The Lions will re-open their headquarters in Allen Park and offices at Ford Field to a limited number of employees Wednesday, the team announced today.
But the Lions’ offseason program for coaches and players will continue to operate in a virtual classroom mode, as it has since late-April following the closure of all NFL team facilities in March due to COVID-19 restrictions.
“Our staff across all departments have worked diligently while remote and we are appreciative of our hard-working employees,” the team said in a statement. “Several committees have been preparing for this phased approach to resume our operation to ensure employee safety is the priority.”
On May 19, the NFL began allowing teams to reopen facilities to a limited number of non-field employees, in accordance with various state and local guidelines. That didn’t include coaches or players, except for those receiving medical treatment. A second phase allowed clubs to open ticket offices and retail shops on June 1.
NFL commissioner Roger Goodell sent a memo to teams Thursday notifying them that coaches now will be permitted to return to facilities beginning Friday, with a maximum of 100 employees allowed in those buildings at a time.
The Lions, who are only beginning Phase 1 of their return-to-work protocol, aren’t there yet, though Gov. Gretchen Whitmer's most recent executive order allows outdoor "athletic practices, training sessions, or games" to resume with social-distancing restrictions and other safety protocols in place.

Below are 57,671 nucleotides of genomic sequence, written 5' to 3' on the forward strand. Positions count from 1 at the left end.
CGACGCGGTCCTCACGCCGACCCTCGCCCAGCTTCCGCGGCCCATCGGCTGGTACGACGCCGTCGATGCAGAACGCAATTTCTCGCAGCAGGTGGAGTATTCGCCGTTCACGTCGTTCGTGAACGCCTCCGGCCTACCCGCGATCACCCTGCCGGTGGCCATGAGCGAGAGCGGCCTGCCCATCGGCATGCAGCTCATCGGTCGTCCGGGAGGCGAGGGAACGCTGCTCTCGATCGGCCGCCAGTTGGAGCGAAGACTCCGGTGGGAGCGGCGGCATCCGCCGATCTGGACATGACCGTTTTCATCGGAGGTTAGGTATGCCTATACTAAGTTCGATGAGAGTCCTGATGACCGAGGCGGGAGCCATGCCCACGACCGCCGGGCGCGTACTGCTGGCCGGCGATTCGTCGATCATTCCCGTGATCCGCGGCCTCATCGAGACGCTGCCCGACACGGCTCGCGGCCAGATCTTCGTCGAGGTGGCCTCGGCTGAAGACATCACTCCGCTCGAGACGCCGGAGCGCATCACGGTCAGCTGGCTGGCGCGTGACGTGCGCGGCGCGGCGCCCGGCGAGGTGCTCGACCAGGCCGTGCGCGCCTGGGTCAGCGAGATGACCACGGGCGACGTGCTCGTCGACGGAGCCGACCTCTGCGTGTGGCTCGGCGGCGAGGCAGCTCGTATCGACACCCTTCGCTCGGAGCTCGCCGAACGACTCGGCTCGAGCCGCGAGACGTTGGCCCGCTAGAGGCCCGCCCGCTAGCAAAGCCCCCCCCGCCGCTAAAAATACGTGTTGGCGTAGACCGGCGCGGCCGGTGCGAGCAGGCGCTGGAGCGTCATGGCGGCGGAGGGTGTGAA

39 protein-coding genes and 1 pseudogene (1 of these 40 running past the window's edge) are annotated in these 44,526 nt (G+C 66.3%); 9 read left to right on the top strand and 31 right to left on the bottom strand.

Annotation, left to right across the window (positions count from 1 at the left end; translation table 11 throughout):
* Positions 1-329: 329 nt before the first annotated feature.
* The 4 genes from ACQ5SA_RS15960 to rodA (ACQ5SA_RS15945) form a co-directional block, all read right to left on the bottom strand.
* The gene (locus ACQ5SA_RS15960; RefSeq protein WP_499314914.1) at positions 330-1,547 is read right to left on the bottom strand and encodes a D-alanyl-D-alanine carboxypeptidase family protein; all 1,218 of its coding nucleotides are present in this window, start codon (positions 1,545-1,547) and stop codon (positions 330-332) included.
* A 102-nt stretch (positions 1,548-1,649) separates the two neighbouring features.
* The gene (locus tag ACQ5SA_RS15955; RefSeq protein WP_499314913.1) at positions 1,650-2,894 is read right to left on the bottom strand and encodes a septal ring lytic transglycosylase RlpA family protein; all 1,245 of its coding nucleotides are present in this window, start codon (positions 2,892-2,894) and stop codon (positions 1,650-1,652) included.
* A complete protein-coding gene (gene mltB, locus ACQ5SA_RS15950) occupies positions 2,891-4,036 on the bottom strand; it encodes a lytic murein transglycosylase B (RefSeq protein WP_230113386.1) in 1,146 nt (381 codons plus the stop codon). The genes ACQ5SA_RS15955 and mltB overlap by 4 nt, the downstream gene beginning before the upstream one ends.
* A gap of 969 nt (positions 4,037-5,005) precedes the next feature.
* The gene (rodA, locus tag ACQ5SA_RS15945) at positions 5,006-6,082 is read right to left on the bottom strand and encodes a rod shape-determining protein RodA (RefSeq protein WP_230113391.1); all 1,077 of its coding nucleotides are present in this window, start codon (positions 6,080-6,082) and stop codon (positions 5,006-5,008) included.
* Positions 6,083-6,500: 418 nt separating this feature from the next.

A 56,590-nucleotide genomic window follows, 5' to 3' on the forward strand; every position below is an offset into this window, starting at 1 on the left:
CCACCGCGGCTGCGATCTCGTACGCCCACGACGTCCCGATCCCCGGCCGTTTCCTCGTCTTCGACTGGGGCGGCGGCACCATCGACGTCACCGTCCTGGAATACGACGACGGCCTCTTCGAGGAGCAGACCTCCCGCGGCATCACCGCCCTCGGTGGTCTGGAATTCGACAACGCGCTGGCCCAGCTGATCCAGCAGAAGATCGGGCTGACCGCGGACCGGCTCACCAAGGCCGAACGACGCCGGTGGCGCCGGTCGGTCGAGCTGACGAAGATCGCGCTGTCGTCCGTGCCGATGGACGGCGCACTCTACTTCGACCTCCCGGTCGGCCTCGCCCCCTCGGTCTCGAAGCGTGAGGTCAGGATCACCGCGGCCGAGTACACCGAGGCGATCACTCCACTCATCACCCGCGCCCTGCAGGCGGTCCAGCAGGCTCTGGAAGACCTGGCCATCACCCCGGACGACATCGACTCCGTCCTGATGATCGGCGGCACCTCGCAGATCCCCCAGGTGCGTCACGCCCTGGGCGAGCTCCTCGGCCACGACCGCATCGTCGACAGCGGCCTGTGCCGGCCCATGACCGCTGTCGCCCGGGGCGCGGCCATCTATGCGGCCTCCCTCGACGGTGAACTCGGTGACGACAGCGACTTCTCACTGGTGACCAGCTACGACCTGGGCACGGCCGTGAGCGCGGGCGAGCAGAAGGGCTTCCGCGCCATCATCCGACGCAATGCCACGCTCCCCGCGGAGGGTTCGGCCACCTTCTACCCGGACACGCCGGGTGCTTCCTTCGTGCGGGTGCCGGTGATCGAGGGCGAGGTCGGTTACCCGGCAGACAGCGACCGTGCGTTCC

But the Lions won’t lose any significant competitive advantage, as all NFL teams will continue to work virtually with players through at least June 12. And it’s likely to stay that way in the NFL through the scheduled end of the offseason on June 26. Players aren’t expected to be allowed back at team facilities across the league until the start of training camp in late July.
The NFL also has notified teams this week they will be required to hold camps at their respective facilities this summer “to limit exposure risks” and cannot conduct practices with other teams, per an agreement reached through a joint task force with the NFL Players Association.
That means the Lions won’t hold joint practices this preseason for the first time since 2015. Last year, the team held a total of five days of joint workouts with New England and Houston prior to their first two preseason games, and likely would’ve done the same this year with the Patriots in Foxborough ahead of their Aug. 13 exhibition opener.